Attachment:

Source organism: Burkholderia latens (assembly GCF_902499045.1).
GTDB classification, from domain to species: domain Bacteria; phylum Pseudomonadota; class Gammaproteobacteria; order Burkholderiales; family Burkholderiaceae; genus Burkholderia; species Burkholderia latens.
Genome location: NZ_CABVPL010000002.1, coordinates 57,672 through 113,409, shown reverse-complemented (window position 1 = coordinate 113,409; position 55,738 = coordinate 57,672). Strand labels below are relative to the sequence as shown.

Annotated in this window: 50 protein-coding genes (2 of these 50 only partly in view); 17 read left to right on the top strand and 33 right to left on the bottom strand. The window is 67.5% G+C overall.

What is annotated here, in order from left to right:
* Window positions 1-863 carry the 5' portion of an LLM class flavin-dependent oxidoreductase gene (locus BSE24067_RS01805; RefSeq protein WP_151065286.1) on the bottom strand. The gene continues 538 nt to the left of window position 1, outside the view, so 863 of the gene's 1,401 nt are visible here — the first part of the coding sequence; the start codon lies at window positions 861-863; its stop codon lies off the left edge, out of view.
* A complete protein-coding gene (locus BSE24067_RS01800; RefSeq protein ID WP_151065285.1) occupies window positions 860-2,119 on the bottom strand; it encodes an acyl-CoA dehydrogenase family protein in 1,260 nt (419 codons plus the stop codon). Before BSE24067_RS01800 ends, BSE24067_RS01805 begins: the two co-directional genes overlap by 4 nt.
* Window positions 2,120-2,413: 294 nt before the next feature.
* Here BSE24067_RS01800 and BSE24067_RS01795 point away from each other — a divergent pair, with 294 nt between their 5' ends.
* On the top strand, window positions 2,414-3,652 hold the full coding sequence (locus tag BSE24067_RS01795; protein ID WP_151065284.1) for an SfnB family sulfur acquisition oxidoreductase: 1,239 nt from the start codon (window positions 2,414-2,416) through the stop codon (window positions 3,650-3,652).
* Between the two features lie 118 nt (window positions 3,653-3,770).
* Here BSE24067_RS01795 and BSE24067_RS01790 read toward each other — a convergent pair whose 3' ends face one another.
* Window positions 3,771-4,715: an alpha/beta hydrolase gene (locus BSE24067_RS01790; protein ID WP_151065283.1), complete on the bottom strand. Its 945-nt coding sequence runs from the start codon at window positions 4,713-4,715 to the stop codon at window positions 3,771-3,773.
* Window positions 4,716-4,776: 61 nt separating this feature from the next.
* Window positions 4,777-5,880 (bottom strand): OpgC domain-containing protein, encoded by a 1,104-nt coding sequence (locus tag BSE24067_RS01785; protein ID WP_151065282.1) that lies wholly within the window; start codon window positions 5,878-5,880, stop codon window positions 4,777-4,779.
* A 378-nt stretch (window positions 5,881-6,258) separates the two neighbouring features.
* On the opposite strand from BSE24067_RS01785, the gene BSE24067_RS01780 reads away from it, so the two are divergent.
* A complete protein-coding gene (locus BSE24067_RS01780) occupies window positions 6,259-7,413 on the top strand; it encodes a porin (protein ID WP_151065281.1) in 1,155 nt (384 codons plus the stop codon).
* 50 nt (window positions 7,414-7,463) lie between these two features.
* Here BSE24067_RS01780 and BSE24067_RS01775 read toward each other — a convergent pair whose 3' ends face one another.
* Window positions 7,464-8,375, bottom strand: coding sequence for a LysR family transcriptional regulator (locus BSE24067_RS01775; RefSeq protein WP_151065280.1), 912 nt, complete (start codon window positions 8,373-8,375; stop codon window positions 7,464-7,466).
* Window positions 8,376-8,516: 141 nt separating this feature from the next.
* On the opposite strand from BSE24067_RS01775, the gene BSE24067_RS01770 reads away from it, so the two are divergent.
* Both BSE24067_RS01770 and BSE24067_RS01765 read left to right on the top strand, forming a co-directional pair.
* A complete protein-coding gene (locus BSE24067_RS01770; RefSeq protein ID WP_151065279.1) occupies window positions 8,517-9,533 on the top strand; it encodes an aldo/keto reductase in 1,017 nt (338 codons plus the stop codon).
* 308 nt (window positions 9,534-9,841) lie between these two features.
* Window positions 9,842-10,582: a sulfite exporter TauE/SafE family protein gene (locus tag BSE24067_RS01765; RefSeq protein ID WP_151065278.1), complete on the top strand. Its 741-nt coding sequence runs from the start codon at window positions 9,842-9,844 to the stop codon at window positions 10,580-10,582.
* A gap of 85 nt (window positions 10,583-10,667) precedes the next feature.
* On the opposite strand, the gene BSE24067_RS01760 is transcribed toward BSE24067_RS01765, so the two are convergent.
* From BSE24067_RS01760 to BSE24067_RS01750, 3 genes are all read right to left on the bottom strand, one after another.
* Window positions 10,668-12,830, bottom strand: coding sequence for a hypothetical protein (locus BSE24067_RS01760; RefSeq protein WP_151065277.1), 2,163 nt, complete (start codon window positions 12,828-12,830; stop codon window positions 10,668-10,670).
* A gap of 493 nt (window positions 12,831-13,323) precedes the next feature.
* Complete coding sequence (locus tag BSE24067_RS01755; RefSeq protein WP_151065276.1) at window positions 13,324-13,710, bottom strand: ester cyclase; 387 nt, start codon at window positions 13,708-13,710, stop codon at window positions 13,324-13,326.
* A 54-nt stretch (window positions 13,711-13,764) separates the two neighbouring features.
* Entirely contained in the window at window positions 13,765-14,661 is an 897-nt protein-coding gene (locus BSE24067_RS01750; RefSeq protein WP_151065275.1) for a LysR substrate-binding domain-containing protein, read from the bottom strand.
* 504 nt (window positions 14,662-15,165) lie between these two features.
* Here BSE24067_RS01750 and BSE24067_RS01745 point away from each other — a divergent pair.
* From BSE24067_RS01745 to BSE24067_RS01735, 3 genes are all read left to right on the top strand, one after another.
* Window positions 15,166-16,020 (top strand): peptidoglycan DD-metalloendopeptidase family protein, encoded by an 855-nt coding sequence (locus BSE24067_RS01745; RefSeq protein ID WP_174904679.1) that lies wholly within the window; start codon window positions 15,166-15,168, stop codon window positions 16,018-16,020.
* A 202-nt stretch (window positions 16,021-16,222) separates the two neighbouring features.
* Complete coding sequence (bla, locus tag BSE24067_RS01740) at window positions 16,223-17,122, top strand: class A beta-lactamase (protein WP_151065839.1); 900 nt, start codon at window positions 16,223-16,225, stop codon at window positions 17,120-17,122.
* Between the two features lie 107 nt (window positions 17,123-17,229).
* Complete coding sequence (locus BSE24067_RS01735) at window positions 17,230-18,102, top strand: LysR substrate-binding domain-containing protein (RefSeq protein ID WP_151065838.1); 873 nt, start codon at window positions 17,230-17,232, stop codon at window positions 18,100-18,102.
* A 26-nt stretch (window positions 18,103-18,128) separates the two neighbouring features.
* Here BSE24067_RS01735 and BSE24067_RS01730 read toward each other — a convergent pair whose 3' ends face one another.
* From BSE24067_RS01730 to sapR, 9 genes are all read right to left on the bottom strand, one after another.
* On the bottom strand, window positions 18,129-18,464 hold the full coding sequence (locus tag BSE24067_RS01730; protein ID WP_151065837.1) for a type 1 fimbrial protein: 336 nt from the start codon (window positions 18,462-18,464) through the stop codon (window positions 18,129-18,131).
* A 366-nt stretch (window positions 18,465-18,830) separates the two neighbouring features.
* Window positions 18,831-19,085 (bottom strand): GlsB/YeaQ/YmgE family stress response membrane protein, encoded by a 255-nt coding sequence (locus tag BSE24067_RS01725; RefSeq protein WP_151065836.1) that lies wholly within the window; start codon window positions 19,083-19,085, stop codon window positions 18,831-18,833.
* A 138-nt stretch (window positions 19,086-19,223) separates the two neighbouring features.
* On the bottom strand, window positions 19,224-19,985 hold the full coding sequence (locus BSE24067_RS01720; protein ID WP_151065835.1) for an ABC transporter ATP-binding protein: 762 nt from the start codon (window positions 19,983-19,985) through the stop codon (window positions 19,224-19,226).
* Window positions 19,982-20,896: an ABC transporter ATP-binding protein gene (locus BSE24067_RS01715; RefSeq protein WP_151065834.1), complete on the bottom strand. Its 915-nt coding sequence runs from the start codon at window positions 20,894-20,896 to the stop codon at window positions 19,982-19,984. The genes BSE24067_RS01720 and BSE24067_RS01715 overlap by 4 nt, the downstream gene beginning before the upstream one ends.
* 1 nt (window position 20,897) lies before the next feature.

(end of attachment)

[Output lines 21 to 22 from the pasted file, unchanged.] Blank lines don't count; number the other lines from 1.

* Window positions 7,464-8,375, bottom strand: coding sequence for a LysR family transcriptional regulator (locus BSE24067_RS01775; RefSeq protein WP_151065280.1), 912 nt, complete (start codon window positions 8,373-8,375; stop codon window positions 7,464-7,466).
* Window positions 8,376-8,516: 141 nt separating this feature from the next.